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Physicians Kill 15,000 Women A Year!

[preamble]Ny times article again attacks doctors stating they kill 15,000 women a year because they Don’t treat them properly for ovarian cancer. The more studies that come out, the more doctors look like uncaring, feeble, inadequate murders. Physicians need to have an advocate for their cause. A problem with such easy statements by th emedia is that the initial response is immediate – physicians are bad  – yet the realty is complex and the answer/rebuttal is not simple or resonates with the average person – hence physicians are evil. Doctors heal thy selves – the environment being created is not in your favor. [backtopost]

Inadequate Treatment of Ovarian Cancer
A new study has found widespread failure among doctors to follow clinical guidelines for treating ovarian cancer, which kills 15,000 women a year in this country. This disturbing news shows the kind of challenge that health care reformers are up against in improving medical care — even when cost is not the issue.

The study, presented at a conference on gynecologic cancers on Monday, analyzed the treatment of more than 13,000 women with ovarian cancer who received their diagnoses between 1999 and 2006. Only 37 percent received the care recommended in guidelines set by the National Comprehensive Cancer Network, an alliance of 21 major cancer centers.

This kind of failure is not uncommon in American medicine. A decade ago, RAND Corporation researchers reported that just 55 percent of a large sample of patients suffering from a broad range of diseases received care that met quality guidelines. Numerous studies since then focusing on specific diseases have found similar problems.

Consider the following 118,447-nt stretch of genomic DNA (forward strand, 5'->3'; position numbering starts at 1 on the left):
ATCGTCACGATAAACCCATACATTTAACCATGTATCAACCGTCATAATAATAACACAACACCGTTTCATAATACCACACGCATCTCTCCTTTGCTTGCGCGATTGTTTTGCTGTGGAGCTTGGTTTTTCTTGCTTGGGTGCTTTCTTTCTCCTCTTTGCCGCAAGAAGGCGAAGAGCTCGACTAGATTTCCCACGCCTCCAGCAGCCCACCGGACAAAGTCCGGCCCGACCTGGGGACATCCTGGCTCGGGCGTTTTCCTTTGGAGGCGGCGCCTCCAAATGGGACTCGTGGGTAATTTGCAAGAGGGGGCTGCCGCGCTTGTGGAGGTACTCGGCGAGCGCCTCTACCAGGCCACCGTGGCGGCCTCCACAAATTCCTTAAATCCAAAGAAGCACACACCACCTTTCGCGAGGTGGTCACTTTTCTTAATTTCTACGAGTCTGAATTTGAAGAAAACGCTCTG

In the case of ovarian cancer, the consequences of inadequate care are tragic. The recommended guidelines specify combinations of surgery and chemotherapy, depending on the stage of the disease, including debulking surgery to remove all visible traces of the tumor and aggressive chemotherapy that can prolong life. Women who received the recommended treatment were 30 percent less likely to die than those who did not. Among those with advanced cancer, the stage at which ovarian cancer is usually first found, 35 percent of the women treated in accordance with the guidelines survived at least five years compared with 25 percent for those whose care fell short.

Lack of experience with ovarian cancer among many doctors may be a factor in poor treatment. But even patients treated by surgeons with 10 or more ovarian-cancer patients a year, or in hospitals with 20 or more such patients a year, received the recommended therapy only about half the time.

The poor showing raises perplexing issues for health care reform. The Affordable Care Act has many provisions intended to improve the quality of care. They include new research organizations to help doctors and patients understand which treatments work best as well as pilot projects to test new ways of paying for and organizing health care delivery to reduce costs and improve quality.

However, such measures won’t accomplish much if doctors continue to ignore the recommendations made by experts from their own professional societies. One of the surest ways to improve performance would be to analyze and make public how well individual doctors and hospitals do in treating various diseases. This is controversial among many doctors, who question the accuracy of measures used or fear their records will look bad. While some data are kept on a fragmented basis around the country, the reform law gives doctors incentives to report various quality measures to the federal government.

The law promotes treatments based on sound evidence and electronic health records (which allow for data collection), two advances that could make it easier for patients and their primary-care doctors to find specialists who have had superior results.